Sport: Australia, NZ given green light to join Pacific Games
The Pacific Games Council votes to allow Australia and New Zealand to compete in up to four sports at next year's Pacific Games in Port Moresby, in the first step towards creating a Continental Games.
Australia and New Zealand will be invited to participate at next year's Pacific Games in Papua New Guinea after a revised proposal was approved by Council members last week.
The two countries will be able to enter teams in taekwondo, weightlifting, sailing and rugby sevens, in the first step towards an expanded Continental Games.
The Executive Director of the Pacific Games Council, Andrew Minogue, told Vinnie Wylie things went smoothly, after a similar proposal was voted down last year.
ANDREW MINOGUE: There was pretty well a consensus amongst all of the countries there that we should have a mechanism to invite Australia and New Zealand. The Memorandum of Understanding agreement, that was delivered at the Oceania National Olympic Committee meeting in Guam, was endorsed by all the participants and then it really just came down to a debate as to how we're going to do this in 2015 - not whether we we should do it - that was all agreed, having an extra year to digest some of the issues and discuss then with their national federations and stakeholders back home within their own countries.
VINNIE WYLIE: How certain are you that all four sports will be taken up by those countries or is there a chance that some of the sports, or some of the countries in some of the sports [won't] participate?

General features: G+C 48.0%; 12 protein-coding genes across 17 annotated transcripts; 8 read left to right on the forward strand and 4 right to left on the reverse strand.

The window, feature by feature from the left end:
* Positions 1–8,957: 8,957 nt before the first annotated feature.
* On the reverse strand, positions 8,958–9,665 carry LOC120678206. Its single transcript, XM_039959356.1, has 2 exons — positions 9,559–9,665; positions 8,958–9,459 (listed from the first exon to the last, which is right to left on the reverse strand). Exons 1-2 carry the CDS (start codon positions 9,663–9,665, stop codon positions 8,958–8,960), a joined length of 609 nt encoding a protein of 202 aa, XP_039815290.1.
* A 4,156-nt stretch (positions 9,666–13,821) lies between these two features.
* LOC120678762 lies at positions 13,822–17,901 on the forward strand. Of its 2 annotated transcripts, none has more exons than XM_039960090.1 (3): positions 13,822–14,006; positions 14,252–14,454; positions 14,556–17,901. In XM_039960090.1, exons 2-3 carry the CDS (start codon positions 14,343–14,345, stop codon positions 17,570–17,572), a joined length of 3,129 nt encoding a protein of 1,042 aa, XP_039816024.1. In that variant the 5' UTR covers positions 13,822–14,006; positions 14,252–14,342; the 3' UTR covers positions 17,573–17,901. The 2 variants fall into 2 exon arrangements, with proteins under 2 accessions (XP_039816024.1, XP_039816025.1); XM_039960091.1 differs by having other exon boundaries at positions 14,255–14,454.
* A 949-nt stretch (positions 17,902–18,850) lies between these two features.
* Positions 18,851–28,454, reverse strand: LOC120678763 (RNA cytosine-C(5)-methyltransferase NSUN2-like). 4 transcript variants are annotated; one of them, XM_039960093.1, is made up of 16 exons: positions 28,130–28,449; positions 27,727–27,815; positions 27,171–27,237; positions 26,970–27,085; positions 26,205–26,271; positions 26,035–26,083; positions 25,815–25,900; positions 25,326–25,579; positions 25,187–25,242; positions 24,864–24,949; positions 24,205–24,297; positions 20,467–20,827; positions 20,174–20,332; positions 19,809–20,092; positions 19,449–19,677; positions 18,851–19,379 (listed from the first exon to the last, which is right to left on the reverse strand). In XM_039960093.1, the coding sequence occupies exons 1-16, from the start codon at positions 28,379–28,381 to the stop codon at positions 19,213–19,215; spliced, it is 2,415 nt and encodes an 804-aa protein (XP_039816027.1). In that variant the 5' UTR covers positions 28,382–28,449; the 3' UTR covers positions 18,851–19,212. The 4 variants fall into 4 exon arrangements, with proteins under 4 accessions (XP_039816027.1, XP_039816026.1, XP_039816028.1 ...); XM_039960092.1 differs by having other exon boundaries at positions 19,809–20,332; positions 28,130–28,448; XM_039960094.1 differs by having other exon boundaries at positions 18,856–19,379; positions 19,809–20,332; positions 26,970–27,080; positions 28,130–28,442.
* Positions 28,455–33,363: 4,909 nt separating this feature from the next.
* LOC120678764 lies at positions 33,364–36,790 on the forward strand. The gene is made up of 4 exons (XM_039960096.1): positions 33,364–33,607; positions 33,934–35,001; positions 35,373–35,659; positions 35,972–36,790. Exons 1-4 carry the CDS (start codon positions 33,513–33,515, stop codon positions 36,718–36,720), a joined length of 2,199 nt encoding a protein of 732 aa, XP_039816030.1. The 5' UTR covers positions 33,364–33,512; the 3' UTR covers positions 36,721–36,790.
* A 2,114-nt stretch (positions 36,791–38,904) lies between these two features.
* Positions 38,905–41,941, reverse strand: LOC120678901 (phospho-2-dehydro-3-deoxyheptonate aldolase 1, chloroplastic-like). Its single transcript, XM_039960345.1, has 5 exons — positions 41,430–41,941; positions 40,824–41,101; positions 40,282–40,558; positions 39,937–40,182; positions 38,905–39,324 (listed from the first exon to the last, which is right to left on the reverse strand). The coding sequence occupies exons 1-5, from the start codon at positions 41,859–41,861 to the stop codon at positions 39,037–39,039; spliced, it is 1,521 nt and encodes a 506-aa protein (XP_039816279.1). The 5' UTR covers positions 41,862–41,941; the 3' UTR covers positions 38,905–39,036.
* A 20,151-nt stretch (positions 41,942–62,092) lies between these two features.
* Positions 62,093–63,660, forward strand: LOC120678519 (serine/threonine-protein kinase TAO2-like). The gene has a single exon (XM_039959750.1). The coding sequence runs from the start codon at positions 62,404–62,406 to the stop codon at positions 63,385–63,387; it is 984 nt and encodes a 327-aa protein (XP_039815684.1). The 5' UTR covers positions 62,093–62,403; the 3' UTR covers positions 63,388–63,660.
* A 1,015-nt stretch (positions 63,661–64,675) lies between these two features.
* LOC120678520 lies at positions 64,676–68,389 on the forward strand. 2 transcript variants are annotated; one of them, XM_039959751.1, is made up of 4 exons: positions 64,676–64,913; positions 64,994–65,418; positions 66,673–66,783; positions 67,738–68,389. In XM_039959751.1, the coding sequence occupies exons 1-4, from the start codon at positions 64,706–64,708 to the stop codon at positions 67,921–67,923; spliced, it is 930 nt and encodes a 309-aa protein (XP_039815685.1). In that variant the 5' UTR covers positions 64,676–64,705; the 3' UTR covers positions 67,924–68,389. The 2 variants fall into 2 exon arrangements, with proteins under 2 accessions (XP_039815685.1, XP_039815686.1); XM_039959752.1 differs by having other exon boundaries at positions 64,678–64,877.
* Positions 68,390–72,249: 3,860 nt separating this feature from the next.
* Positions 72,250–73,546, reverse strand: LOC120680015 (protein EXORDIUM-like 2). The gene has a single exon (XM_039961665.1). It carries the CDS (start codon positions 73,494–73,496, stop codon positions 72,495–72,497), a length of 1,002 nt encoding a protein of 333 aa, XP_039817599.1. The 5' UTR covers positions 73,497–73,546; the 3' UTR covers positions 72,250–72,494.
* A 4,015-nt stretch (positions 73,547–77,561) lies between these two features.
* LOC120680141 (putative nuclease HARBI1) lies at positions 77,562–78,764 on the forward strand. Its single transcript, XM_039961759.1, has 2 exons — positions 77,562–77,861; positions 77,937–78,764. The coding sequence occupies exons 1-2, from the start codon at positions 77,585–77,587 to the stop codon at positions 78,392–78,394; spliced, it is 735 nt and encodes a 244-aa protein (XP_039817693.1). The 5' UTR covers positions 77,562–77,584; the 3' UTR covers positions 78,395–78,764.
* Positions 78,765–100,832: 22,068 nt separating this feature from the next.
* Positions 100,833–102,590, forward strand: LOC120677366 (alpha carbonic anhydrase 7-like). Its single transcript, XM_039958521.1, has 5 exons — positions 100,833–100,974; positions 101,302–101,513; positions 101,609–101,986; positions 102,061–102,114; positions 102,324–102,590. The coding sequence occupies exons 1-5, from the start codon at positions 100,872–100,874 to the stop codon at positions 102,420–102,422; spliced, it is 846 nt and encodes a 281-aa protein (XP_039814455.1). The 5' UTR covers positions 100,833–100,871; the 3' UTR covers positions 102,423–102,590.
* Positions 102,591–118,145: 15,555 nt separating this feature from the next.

AM: The invitation will be issued to the Australian and New Zealand Olympic Committees, so we're not going to deal with this as a sort of liaising directly with those sports federations. We're going to do everything we can to make sure that the invitations are accepted and particularly in the sports that might have the opportunity now to use the invitation process to co-brand their event as an Oceania Championship taking place during the Pacific Games. For the Pacific countries it takes away some of those pressures that they often face in a Pacific Games year: do we go to the Games or do we go to the Oceanias? The money is tight and travel is expensive within the region so when we can bring the two events together, as we're probably now on the path to doing, it's going to make it easier actually for Pacific countries to really make a commitment to the Games and I think from a competition perspective we do expect that having those athletes there, from Australia and New Zealand, will lift the standards. You've got to consider that this is a year before the Olympics - the weightlifting event has already been recognised by the International Federation as a formal qualifying event for Rio, so that's going to be good for all the athletes.
VW: At last year's Mini Games in the sailing everyone competed together but we had medals for the Oceania Championship, including Australia and separately the Mini Games, which just included the Pacific countries. Can we expect something similar next year?
AM: No, the invitation is to the athletes to actually participate in the Games. They're just like any other athlete or country that's participating in the event.
VW: So this is very much towards moving into line with a lot of the other regions in the world to have a Continental Games to try and stay relevant?
AM: Yeah, and to get the recognition from both the International Olympic Committee and the International Federations that, in the Oceania Region, when they look to that part of the world and say what is their continental event they will all unanimously agree that it is the Pacific Games and the Pacific Games will be open to all the athletes of the region to participate in.
Andrew Minogue says next year's Pacific Games are a trial and they will reassess Australia and New Zealand's involvement at the end of competition.
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